Data Center Strategy: Explanation of NVMe over Fabrics (NVMe-oF)
NVMe is often used in servers to connect a flash drive to the PCIe bus as direct attached storage, giving the server a more efficient way to use flash media. However, the NVMe protocol is not limited to simply connecting flash drives, it may also be used as a networking protocol.
Can your organization get all the performance and efficiency potential of an NVMe investment by replacing legacy storage and sharing flash storage across servers?
Is now the time for to replace legacy storage with NVMe SSDs and NVMe over Fabrics (NVMe-oF) technologies? First, let’s examine how you can achieve improved performance and efficiency by sharing your NVMe investment across servers.
Researching flash-based solutions to achieve new levels of performance and efficiency? Here’s what data center administrators need to know to evaluate NVMe flash storage solutions. Questions? Drop us an email at firstname.lastname@example.org
Introducing NVMe over Fabrics (NVMe-oF)
With an NVMe “fabric”, any server can access any SSD with no dedicated connections needed. Simply connect the JBOF DAS to the switch in the server cabinet and it is accessible by any server.
Connectivity – NVMe-oF takes the capabilities of NVMe and shares a flash array over an Ethernet fabric to a collection of servers, instead of drives landlocked to a single server at the same time.
Fibre Channel – For environments already invested in fibre channel (FC) infrastructure, most modern switches and IP switches already have updated firmware to support NVMe-oF network protocol. FC is designed for storage and can support both legacy SCSI traffic and NVMe traffic simultaneously. Since most organizations will integrate NVMe-oF into an existing data center, current support of both protocols enables them to make the conversion at a pace comfortable for them.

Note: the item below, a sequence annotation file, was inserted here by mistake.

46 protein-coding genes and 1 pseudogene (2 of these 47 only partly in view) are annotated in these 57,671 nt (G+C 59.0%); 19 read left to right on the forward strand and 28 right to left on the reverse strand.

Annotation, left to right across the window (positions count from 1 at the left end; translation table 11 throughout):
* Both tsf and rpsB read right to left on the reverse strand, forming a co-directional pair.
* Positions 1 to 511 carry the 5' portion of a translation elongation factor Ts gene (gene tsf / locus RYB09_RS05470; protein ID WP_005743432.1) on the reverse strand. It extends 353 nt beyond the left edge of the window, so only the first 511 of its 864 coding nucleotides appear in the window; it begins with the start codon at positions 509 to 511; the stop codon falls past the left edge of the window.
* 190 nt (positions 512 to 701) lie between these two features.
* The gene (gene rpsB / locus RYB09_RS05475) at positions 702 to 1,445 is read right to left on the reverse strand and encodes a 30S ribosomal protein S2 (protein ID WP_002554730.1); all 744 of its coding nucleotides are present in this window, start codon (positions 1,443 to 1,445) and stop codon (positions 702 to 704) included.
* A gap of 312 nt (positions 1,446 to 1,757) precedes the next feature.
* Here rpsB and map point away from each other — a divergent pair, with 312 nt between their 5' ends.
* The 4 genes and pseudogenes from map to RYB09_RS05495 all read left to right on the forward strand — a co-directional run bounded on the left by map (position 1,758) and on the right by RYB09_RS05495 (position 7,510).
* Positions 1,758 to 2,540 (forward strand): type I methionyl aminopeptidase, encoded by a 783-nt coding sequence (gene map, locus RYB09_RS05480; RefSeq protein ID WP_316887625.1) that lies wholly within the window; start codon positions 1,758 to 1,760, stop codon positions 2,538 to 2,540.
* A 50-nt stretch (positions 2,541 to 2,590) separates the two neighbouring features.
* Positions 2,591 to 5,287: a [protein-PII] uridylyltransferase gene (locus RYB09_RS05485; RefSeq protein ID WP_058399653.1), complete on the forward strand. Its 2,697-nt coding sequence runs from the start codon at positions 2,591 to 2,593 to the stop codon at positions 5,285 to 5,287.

Enabled by NVMe over Fabrics (NVMe-oF), IT organizations are able to create a very high performance storage network with latencies that rival direct attached storage (DAS). Now, JBOF DAS can be shared, when needed, among servers.
When to use NVMe-oF?
So, when should you migrate off traditional storage? When IT planners aggressively switch to NVMe-oF is largely a function of need and timing. Data center operators concerned about system performance know that investing in high-performance flash array makes the most sense where the storage target is the current bottleneck.
Flash Array – The first step to NVMe for most organizations is an NVMe Flash Array with traditional networking connections to the storage network. While these systems generate IOPS approaching the millions, the reality is that there are very few workloads that require more than the performance of these systems.
Storage Target – An NVMe-oF storage target can be dynamically shared among workloads – providing an “on-demand” or composable storage resource that provides additional benefits, including flexibility, agility, and greater resource efficiency. By leveraging both NVMe SSDs with NVMe over Fabrics (NVMe-oF), data center operators to create a very high performance storage network with latencies that rival SAS or SATA-based direct attached storage (DAS). Typical workload that benefit from the adoption of an end-to-end architecture are high-read workloads or large block applications.
Next, how do you get all the performance potential out of an all-flash NVMe architecture solution?
Choosing an all-flash NVMe Architecture Solution
Low latency or high transfer rates are of little benefit if they swamp the target application. While these systems generate IOPS approaching the millions, the reality is that there are very few workloads that require more than the performance of these systems. However, there is an emerging class of workloads that can take advantage of all the performance and low latency of an end-to-end NVMe system.
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